The injury suffered by Carlos Carrasco last weekend left the Cleveland Indians starting rotation down a man. To help buffer the loss some, the team purchased the contract of minor league starter Adam Plutko from Triple-A Columbus, well after the season ended for the Clippers.
The belated move was the icing on the cake for the 24-year-old right-hander out of Upland, California, and the Indians’ eleventh round pick out of UCLA in 2013. He had just wrapped up his third season in the Indians’ farm system, finishing his year with a combined 9-8 record in 28 starts with a 3.73 ERA for the season.
Plutko was on a bit of a fast track from the moment he hit the minor league level. He spent just ten games working in the rotation for the Single-A Lake County Captains to start the 2014 season, going 3-1 with a 3.93 ERA and 1.16 WHIP. Before the month of May was done, he was advanced to High-A Carolina, but struggled some to a 4-9 mark in 18 starts with a 4.08 ERA and 1.21 WHIP in 97 innings of work.
The following season, he started at the High-A level while working for the club’s new affiliate at Lynchburg. After a scorching hot 4-2 start in eight games with a 1.27 ERA and 0.70 WHIP, he again earned a late-May advancement, this time moving north to Akron to play for the Indians’ Double-A affiliate with less than a season and two months under his professional belt.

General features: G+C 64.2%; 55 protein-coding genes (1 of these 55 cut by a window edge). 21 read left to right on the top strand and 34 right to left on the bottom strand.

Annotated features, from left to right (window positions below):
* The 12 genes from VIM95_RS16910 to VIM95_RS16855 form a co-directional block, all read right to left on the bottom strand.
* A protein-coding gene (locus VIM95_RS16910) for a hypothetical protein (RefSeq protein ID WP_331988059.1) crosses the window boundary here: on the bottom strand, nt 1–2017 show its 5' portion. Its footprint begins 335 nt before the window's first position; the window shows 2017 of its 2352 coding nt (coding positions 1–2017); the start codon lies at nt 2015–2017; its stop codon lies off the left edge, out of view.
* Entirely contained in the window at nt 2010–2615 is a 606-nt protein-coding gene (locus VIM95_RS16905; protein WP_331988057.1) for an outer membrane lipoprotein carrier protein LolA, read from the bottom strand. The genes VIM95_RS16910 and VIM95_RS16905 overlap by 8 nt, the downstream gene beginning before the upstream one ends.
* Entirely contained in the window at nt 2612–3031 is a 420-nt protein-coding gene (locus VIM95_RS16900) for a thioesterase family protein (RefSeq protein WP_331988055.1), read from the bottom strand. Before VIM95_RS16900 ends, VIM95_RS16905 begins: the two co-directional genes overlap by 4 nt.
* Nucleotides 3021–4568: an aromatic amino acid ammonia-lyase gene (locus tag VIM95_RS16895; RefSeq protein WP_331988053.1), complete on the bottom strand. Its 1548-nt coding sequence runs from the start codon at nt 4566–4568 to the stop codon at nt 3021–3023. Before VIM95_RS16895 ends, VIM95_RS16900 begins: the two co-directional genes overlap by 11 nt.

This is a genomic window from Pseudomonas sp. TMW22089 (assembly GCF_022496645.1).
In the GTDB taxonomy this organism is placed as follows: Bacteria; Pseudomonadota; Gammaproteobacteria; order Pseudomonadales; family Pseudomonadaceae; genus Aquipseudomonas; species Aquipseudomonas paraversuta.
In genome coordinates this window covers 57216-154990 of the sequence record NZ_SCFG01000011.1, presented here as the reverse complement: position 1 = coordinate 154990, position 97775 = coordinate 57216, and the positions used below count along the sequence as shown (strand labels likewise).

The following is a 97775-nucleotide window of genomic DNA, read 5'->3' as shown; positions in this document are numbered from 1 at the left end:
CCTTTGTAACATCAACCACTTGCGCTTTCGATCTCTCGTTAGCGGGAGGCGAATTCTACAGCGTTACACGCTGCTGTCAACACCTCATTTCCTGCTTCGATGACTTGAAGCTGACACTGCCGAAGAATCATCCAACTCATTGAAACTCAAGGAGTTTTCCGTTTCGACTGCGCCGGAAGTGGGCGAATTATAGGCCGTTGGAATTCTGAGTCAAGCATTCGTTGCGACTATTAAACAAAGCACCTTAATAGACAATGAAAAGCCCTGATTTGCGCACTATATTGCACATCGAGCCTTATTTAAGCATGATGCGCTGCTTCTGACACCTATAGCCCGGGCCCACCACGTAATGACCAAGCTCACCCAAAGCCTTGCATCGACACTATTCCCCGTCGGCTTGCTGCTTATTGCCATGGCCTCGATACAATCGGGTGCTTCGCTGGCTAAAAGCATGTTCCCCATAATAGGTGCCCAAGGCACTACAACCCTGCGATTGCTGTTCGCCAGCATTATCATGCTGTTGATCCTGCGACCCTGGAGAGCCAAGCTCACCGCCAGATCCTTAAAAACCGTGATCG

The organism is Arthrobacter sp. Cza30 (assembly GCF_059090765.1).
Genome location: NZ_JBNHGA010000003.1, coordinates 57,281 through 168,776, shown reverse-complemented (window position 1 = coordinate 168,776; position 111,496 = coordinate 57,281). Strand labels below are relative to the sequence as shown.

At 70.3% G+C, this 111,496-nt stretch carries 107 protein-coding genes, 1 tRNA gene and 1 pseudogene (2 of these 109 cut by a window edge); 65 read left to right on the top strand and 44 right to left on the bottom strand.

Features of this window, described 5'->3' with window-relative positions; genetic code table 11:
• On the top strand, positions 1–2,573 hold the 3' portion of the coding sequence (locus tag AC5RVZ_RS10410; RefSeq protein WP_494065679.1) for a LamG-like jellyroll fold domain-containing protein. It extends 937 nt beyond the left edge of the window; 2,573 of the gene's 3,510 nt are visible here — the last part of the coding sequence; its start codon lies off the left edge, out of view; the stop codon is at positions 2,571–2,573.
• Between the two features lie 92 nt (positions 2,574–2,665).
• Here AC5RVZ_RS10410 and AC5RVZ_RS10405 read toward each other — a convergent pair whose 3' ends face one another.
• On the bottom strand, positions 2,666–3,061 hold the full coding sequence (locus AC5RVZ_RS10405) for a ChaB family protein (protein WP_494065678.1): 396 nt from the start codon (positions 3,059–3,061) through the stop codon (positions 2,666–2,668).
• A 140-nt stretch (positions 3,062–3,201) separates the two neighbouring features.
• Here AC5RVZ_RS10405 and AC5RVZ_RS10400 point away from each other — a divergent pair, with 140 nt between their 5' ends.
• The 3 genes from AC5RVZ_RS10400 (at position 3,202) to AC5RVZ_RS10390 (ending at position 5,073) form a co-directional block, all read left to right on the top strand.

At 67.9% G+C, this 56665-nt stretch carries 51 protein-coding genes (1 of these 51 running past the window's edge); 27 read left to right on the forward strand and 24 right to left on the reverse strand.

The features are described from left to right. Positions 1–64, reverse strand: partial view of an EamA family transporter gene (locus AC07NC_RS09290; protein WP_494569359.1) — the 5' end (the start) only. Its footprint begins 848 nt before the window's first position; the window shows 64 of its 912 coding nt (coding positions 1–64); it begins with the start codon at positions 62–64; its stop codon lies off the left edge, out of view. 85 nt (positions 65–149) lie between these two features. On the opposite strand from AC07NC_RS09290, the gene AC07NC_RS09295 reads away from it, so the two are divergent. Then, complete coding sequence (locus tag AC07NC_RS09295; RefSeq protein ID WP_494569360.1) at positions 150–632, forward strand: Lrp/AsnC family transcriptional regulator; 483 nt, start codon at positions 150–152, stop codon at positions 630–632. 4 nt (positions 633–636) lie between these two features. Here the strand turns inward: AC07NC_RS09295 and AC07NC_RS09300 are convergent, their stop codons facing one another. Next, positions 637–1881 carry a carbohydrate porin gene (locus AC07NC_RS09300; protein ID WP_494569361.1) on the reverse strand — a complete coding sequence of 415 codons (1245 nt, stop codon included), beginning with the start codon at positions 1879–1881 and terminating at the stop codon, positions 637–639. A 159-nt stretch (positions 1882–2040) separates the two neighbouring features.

Unlike his numbers after his first promotion, Plutko’s numbers remained strong in 19 starts to finish up the 2015 season, going 9-5 with a 2.86 ERA and 1.02 WHIP with the RubberDucks.
Plutko returned to the Akron rotation to start this season, later earning a third straight midseason promotion, although this one waited until the middle of June. In 13 starts with the RubberDucks, he made six quality starts and only three times allowed more than two runs in a contest. Not a big strikeout pitcher, he notched a season-high 13 on June 8 in seven and two-thirds innings in a no-decision against the Reading Fightin’ Phils (matching his pro-best previously established on May 8, 2014, with Lake County). He was promoted after his next start, heading to the state capital with a 3-3 record for Akron with a 3.27 ERA and 1.06 WHIP in his second stint there.
After averaging less than a walk per start in Akron, control became an issue in his first work at the Triple-A level. He walked five in his first start for the Clippers in a win and walked 19 over his first half-dozen starts for Columbus, more than one and a half times as many free passes in half as many starts as he had in Double-A. He would walk 15 over his final nine starts.
Seven of his 15 appearances with the Clippers were quality starts and just four starts resulted in outings with four or more runs allowed. He won each of his first four starts in August while on a tear on the mound, earning his selection as the International League Pitcher of the Week on August 21.
If the promotion wasn’t enough of a highlight for his season, he flirted with perfection deep into his start on July 26 against the Norfolk Tides. He retired each of the first 22 batters before a one-out single to center in the eighth broke up the bid for a perfect game. A double and single followed to drive in two runs in what would turn into a tough 2-1 loss on the night.